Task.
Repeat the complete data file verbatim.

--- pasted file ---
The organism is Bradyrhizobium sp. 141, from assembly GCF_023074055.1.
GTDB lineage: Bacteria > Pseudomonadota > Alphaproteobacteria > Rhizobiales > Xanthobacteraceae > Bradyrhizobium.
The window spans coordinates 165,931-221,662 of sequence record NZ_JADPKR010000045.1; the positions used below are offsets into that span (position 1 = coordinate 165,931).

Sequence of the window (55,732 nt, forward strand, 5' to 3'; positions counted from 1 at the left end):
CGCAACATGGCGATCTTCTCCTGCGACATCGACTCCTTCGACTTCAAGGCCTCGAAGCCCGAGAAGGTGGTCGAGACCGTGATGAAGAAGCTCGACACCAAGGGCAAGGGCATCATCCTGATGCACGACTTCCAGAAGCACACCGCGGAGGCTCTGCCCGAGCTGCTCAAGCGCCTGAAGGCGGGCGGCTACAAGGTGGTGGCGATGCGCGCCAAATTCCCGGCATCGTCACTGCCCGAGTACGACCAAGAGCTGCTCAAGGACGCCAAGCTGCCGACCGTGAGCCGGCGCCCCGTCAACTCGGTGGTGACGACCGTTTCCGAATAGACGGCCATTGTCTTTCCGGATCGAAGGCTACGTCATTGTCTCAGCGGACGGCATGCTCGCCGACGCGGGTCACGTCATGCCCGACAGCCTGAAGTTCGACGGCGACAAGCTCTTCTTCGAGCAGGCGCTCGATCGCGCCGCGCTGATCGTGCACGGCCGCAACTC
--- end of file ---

The organism is Bradyrhizobium sp. 141, from assembly GCF_023074055.1.
GTDB lineage: Bacteria > Pseudomonadota > Alphaproteobacteria > Rhizobiales > Xanthobacteraceae > Bradyrhizobium.
The window spans coordinates 165,931-221,662 of sequence record NZ_JADPKR010000045.1; the positions used below are offsets into that span (position 1 = coordinate 165,931).

Sequence of the window (55,732 nt, forward strand, 5' to 3'; positions counted from 1 at the left end):
CGCAACATGGCGATCTTCTCCTGCGACATCGACTCCTTCGACTTCAAGGCCTCGAAGCCCGAGAAGGTGGTCGAGACCGTGATGAAGAAGCTCGACACCAAGGGCAAGGGCATCATCCTGATGCACGACTTCCAGAAGCACACCGCGGAGGCTCTGCCCGAGCTGCTCAAGCGCCTGAAGGCGGGCGGCTACAAGGTGGTGGCGATGCGCGCCAAATTCCCGGCATCGTCACTGCCCGAGTACGACCAAGAGCTGCTCAAGGACGCCAAGCTGCCGACCGTGAGCCGGCGCCCCGTCAACTCGGTGGTGACGACCGTTTCCGAATAGACGGCCATTGTCTTTCCGGATCGAAGGCTACGTCATTGTCTCAGCGGACGGCATGCTCGCCGACGCGGGTCACGTCATGCCCGACAGCCTGAAGTTCGACGGCGACAAGCTCTTCTTCGAGCAGGCGCTCGATCGCGCCGCGCTGATCGTGCACGGCCGCAACTC